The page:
Legacies of Colonialism in Museum Documentation
How does material culture become data? Why does this matter, and for whom? As the cultures of Indigenous peoples in North America were mined for scientific knowledge, years of organizing, classifying, and cataloguing hardened into accepted categories, naming conventions, and tribal affiliations – much of it wrong.
Cataloguing Culture examines how colonialism operates in museum bureaucracies. Using the Smithsonian’s National Museum of Natural History as her reference, Hannah Turner organizes her study by the technologies framing museum work over two hundred years: field records, the ledger, the card catalogue, the punch card, and eventually the database. She examines how categories were applied to ethnographic material culture and became routine throughout federal collecting institutions.
As Indigenous communities encounter the documentary traces of imperialism while attempting to reclaim what is theirs, this timely work shines a light on access to and return of cultural heritage.
Museum practitioners, historians, anthropologists, and media scholars will find the practices and assumptions of their fields revealed in this indispensable work.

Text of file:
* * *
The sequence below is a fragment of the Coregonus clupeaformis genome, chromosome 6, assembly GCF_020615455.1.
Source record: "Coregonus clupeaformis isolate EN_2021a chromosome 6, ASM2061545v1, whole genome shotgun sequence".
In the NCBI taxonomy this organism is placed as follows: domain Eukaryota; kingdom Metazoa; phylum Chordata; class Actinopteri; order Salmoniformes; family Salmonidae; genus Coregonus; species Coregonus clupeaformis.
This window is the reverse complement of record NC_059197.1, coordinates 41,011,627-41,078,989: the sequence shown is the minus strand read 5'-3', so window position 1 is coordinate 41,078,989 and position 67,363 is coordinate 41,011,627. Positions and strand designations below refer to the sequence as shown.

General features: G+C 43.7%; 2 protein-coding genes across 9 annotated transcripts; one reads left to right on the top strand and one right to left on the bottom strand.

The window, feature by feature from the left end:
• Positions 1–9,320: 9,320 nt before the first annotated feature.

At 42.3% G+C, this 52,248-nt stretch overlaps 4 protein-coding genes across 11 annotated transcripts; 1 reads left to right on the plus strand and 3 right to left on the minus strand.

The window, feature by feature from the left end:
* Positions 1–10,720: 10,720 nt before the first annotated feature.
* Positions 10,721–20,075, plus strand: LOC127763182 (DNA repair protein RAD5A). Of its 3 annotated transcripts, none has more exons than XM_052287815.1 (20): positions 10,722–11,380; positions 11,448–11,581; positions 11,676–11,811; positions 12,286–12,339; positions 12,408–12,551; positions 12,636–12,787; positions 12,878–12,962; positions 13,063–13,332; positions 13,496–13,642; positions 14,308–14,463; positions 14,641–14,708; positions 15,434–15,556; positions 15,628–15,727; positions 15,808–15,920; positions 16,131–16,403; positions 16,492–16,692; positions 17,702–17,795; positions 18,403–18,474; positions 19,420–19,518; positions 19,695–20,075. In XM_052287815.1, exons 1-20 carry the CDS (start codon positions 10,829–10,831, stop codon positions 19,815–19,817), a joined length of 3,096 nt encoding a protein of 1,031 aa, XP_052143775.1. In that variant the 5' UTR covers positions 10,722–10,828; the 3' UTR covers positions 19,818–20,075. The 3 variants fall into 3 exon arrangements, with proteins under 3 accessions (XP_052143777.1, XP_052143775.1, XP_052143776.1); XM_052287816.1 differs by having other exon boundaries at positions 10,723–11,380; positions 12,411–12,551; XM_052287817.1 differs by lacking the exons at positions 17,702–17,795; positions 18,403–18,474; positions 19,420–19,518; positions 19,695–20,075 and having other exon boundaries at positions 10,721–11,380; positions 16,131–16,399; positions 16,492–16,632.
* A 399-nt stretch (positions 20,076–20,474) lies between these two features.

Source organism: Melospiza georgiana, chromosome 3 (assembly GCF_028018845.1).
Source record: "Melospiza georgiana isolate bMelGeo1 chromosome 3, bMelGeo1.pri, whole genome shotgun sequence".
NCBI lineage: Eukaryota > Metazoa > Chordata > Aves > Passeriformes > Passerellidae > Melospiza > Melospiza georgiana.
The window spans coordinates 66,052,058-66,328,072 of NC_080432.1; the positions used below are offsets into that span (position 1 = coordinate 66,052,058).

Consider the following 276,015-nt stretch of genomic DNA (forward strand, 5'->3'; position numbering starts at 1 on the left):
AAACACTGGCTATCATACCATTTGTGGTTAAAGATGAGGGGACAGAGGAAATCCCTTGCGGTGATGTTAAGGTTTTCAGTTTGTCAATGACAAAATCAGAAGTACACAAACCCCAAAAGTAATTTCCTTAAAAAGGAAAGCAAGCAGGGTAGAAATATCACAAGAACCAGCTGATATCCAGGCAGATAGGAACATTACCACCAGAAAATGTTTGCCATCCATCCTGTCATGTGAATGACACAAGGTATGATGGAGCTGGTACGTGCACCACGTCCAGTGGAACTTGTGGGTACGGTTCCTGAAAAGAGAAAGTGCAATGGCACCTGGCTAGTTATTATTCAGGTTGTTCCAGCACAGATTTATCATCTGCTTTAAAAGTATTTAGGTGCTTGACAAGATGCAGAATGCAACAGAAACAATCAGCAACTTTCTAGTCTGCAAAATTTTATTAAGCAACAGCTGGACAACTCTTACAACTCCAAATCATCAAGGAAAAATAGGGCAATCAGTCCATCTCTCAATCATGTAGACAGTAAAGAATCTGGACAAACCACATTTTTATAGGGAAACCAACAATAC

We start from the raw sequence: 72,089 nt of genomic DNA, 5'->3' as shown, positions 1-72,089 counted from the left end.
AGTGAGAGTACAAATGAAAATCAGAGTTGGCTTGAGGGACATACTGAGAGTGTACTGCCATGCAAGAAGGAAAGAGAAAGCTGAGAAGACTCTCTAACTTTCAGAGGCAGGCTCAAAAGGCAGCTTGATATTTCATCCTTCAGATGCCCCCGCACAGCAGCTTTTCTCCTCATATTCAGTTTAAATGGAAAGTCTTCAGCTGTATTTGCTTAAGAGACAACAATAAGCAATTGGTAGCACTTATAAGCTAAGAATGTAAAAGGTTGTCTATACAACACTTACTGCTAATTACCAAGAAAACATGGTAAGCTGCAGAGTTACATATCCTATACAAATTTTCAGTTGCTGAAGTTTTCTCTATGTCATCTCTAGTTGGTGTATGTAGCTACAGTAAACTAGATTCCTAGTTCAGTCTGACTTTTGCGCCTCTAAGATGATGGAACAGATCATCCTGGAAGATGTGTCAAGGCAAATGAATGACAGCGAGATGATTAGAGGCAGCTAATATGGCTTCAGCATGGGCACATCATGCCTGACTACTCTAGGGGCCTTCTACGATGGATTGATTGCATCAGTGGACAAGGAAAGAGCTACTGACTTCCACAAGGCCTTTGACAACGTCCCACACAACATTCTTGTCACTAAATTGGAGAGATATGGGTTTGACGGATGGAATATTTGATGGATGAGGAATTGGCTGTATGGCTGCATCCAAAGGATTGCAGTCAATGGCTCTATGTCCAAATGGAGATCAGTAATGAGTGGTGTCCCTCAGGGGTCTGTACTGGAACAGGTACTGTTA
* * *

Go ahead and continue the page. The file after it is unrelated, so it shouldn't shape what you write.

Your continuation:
Turner has made an important contribution in reminding museum professionals and museum enthusiasts alike that institutional memory in all its physical forms can shape collective memory in unexpected ways: museum collections document not only the lives and cultures of their ‘subjects,’ but also those of museum staff, whose interests and biases underlie even the most mundane of museological practices.
This is by far one of the most exciting and original examinations of the history of ethnographic museums I have come across.
Cataloguing Culture is a significant reflection upon the colonial ideologies embedded in the classification processes of museums. Truly illuminating.
Cataloguing Culture is much needed inspiration for museum professionals and information managers to reconsider the nomenclatures and lexicons applied to Indigenous material culture. It’s a valuable resource for understanding how respectful, well-informed naming can be a meaningful step toward reconciliation. Words matter and must be chosen wisely.
Introduction: “The Making of Specimens Eloquent”
1 Writing Desiderata: Defining Evidence in the Field
2 On the Margins: Paper Systems of Classification
3 Ordering Devices and Indian Files: Cataloguing Ethnographic Specimens
4 Pragmatic Classification: The Routine Work of Description after 1950
5 Object, Specimen, Data: Computerization and the Legacy of Dirty Data
Conclusion: A Museum Data Legacy for the Future
Notes; Bibliography; Index
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Haida Material Heritage and Changing Museum Practice
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